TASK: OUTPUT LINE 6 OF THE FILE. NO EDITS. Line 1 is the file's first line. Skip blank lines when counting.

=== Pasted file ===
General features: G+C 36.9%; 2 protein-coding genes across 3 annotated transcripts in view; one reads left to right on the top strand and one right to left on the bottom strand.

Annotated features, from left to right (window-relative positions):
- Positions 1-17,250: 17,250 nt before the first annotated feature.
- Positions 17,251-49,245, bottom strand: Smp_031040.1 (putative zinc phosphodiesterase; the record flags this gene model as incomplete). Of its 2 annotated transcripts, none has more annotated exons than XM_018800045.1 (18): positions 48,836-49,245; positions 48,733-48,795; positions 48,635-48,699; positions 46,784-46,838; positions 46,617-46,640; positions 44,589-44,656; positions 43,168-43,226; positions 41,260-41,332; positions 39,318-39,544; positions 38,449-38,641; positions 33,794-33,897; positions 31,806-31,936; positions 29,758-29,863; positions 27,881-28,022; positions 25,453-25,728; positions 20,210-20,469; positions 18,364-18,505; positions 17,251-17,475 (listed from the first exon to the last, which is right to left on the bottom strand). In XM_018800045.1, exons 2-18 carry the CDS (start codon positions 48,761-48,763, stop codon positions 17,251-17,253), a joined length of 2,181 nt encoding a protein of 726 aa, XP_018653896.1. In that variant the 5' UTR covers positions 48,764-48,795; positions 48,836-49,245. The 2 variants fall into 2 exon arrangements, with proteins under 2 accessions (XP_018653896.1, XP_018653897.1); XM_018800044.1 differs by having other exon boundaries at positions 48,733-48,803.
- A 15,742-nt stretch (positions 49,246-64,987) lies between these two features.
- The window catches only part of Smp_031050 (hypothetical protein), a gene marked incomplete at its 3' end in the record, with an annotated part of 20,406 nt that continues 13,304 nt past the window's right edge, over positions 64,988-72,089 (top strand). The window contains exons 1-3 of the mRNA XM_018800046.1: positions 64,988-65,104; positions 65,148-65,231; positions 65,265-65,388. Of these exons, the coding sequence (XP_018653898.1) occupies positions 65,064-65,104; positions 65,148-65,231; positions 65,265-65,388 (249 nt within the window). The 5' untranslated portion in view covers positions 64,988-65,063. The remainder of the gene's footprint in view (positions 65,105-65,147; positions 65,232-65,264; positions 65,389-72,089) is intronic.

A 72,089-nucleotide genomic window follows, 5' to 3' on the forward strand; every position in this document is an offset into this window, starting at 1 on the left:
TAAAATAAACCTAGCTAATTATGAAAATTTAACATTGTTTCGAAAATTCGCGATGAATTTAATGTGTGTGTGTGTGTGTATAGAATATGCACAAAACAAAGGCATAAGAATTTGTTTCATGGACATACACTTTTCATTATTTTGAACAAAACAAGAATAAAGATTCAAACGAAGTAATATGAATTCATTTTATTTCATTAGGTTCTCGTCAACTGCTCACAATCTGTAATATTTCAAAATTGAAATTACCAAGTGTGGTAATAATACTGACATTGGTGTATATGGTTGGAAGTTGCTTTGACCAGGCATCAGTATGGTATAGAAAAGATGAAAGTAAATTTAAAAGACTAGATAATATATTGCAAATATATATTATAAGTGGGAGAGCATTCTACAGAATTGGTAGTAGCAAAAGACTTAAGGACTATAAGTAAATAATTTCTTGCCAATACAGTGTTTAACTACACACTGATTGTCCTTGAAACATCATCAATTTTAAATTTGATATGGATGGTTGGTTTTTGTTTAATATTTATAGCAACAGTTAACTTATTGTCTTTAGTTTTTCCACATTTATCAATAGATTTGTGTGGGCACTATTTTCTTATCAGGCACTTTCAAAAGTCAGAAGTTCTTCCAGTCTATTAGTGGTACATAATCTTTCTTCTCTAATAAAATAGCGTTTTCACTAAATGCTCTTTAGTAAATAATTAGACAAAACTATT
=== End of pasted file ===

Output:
- The window catches only part of Smp_031050 (hypothetical protein), a gene marked incomplete at its 3' end in the record, with an annotated part of 20,406 nt that continues 13,304 nt past the window's right edge, over positions 64,988-72,089 (top strand). The window contains exons 1-3 of the mRNA XM_018800046.1: positions 64,988-65,104; positions 65,148-65,231; positions 65,265-65,388. Of these exons, the coding sequence (XP_018653898.1) occupies positions 65,064-65,104; positions 65,148-65,231; positions 65,265-65,388 (249 nt within the window). The 5' untranslated portion in view covers positions 64,988-65,063. The remainder of the gene's footprint in view (positions 65,105-65,147; positions 65,232-65,264; positions 65,389-72,089) is intronic.